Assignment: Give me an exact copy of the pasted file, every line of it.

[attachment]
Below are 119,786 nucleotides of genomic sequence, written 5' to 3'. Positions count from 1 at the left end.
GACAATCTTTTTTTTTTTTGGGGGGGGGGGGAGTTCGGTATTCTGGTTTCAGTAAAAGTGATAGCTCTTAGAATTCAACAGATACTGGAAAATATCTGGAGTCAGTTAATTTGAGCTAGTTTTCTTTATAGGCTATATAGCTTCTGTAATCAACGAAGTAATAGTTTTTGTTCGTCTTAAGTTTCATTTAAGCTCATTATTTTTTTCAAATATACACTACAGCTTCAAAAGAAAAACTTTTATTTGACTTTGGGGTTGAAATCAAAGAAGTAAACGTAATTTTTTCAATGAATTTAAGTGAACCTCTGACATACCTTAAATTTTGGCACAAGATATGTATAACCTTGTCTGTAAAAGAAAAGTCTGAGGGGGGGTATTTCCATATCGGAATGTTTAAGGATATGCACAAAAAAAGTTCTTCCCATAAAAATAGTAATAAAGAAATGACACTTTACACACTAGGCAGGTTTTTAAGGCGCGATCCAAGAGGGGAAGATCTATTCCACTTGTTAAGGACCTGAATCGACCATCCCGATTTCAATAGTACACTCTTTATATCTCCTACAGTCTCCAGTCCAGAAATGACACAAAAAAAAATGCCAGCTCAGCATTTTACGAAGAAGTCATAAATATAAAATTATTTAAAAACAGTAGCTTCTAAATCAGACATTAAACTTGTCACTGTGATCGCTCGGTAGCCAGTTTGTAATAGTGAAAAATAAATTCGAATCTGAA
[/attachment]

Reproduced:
Below are 119,786 nucleotides of genomic sequence, written 5' to 3'. Positions count from 1 at the left end.
GACAATCTTTTTTTTTTTTGGGGGGGGGGGGAGTTCGGTATTCTGGTTTCAGTAAAAGTGATAGCTCTTAGAATTCAACAGATACTGGAAAATATCTGGAGTCAGTTAATTTGAGCTAGTTTTCTTTATAGGCTATATAGCTTCTGTAATCAACGAAGTAATAGTTTTTGTTCGTCTTAAGTTTCATTTAAGCTCATTATTTTTTTCAAATATACACTACAGCTTCAAAAGAAAAACTTTTATTTGACTTTGGGGTTGAAATCAAAGAAGTAAACGTAATTTTTTCAATGAATTTAAGTGAACCTCTGACATACCTTAAATTTTGGCACAAGATATGTATAACCTTGTCTGTAAAAGAAAAGTCTGAGGGGGGGTATTTCCATATCGGAATGTTTAAGGATATGCACAAAAAAAGTTCTTCCCATAAAAATAGTAATAAAGAAATGACACTTTACACACTAGGCAGGTTTTTAAGGCGCGATCCAAGAGGGGAAGATCTATTCCACTTGTTAAGGACCTGAATCGACCATCCCGATTTCAATAGTACACTCTTTATATCTCCTACAGTCTCCAGTCCAGAAATGACACAAAAAAAAATGCCAGCTCAGCATTTTACGAAGAAGTCATAAATATAAAATTATTTAAAAACAGTAGCTTCTAAATCAGACATTAAACTTGTCACTGTGATCGCTCGGTAGCCAGTTTGTAATAGTGAAAAATAAATTCGAATCTGAA